The case study is from BT. The case study shows how the company encouraged women engineers to apply, by using a ‘gender lens’ when considering application criteria and changing advertising campaigns to encourage women to apply.
This section outlines how to create inclusive training and development opportunities, build employees skills, and develop employee’s cross-project working in different areas.
A helping hand (2)
The case study is from Tower Hamlets Council. This example shows how the council worked in partnership with a university support programme, which provided mentoring opportunities and educational support for enhancing management skills and ensuring more informed work practices. New and junior staff from under-represented groups gained from the experience, and employers may see increased productivity and retention rates.
The case study is from Lovells. The law firm launched a women’s staff network, which supports diversity and retaining talented female employees. It set up a mentoring project in the forum that pairs junior and senior staff women together, to confidentially be able to speak about career advancement, life-work balancing, and other goals and needs.
This section also addresses work placements, describing the benefits to volunteers and to existing employees and the work culture.
Giving you a start
The case study is from Marks and Spencer, which runs a ‘Mark and Start’ voluntary programme for unemployed and disadvantaged groups. It gives an example of it’s partnership with the NGO ‘DisabledGO’, and how the buddy system design of the programme benefits the individual participant and the company. Individuals recruited that are hired on with the company have high retention and low absence rates.
This section also introduces the practice of exit interviews, and the value of documenting staff feedback on equality and human rights practices and the workplace culture. Exit interviews may be the only time an employee feels comfortable disclosing their candid views on the subject.
The section gives advice on community engagement and how a company can benefit from understanding what the community needs and how businesses can become more involved in work schemes in the community for mutual benefit.
Time to help
The case study is from BT. The case study is a volunteer programme set up to provide (optional) three paid days a year to undertake voluntary work. The experience widens the perspectives of the employees, is of benefit to the volunteer recipient and provides employee development and better community relations for the company.
Dedicated to others
The case study is from KPMG. KPMG provides all employees with 3.5 hours per month to volunteer within the wider community. It gives an example of working with the Refugee Council, aiming to equip refugees who may be qualified and experienced in the financial sector in their countries. KPMG staff provides support on helping refugees prepare for finding jobs in the UK. KPMG are planning a mentoring programme with the Refugee Council to provide ongoing assistance to refugees. Staff gain personal perspectives on other cultures and the social situation for refugees in the UK, and also learn from the experiences of those they mentor.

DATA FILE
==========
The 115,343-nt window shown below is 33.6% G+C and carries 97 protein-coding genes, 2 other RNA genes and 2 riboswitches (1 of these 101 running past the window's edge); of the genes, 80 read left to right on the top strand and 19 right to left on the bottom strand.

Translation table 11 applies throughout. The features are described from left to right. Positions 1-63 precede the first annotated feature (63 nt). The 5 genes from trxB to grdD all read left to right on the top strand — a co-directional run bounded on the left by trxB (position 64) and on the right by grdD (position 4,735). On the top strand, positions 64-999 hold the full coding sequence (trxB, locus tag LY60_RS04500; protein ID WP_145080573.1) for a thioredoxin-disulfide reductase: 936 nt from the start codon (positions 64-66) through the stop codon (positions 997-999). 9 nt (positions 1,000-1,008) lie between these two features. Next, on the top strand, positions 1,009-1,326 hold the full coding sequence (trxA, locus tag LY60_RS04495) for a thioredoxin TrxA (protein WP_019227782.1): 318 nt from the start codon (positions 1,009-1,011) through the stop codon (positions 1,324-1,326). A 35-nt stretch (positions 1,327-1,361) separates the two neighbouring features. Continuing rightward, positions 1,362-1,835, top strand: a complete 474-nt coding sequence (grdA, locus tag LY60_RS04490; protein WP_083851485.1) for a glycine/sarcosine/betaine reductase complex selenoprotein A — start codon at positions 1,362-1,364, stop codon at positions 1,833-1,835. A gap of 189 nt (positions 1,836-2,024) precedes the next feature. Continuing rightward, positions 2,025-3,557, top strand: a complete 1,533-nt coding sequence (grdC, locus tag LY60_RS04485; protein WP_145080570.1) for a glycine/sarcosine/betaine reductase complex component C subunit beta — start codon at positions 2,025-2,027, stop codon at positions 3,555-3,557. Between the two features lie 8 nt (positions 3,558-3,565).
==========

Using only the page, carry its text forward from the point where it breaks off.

This section explains how to create and implement action plans for an inclusive workplace. It gives ideas for communication strategies that support the plan. Launching events and seminars are some ideas of how to communicate and promote changes and development within the organisation to staff.
The case study is from Gentoo. This case study gives example of how hosting awareness raising events can have an impact on creating an inclusive workplace. Gentoo held an ‘equality and diversity’ month, which launched their new equality and diversity strategy, offered awareness raising seminars and events, and promoted a series of handbooks that include subjects of cultural awareness, disability, sexual orientation and gender. The handbooks and events had an impact of opening up discussion around subjects that are sensitive at the workplace.
This section provides further ideas on communicating equality or inclusion at the workplace. When providing new policies and information on equality or inclusion to employees on the intranet, it is important that information is placed in visible and known areas. It is also important to take an inclusive view of your communication strategies – be sure to provide information to those that do not have access to computers by using newsletters or notice boards.
Spreading the word
Case study is from The British Library. They stress the need for diverse means and wide dissemination of communication to accommodate diverse needs of staff, and they recognise that change takes time.
This section stresses the importance of regularly monitoring policies put into practice. Data should be collected and evaluated on a regular basis, and employees should be consulted and updated regularly. It is advised to use your first inclusion review as a baseline to backstop subsequent inclusion reviews.
This section describes how to measure the impact of your actions in order to assess effectiveness. It gives direction on consulting with staff, reviewing polices to see if they are ‘equality proofed’, the importance of collecting and monitoring data on actions toward employees and customers, and how to set benchmarks, targets and indicators of success.
A case study from the Barnardo’s award scheme for good diversity practice is given.
This section outlines how the human rights values and practices can have particular significance for small businesses.
A case study from the Image Group shows a number of actions taken by the company to make the workplace more inclusive. These actions include flexible work hours, volunteer work placements with skilled refugee workers, and on-the-job training and support.
This section provides a case study of Marks and Spencer work placement programme. The programme organised with charities, in this example, DisabledGO, illustrates how actions toward inclusion can have a positive impact on the company and individual workers’ lives.
This section addresses important questions about implementing equality and human rights in the workplace and clarifies employers’ concerns regarding perceived challenges in creating or improving inclusiveness in the workplace.
This section provides many useful web-links for guidance on:
We hope that you found the resource helpful and easy to use. Please let us know about other guidance or references that you think we should include. Send us your feedback.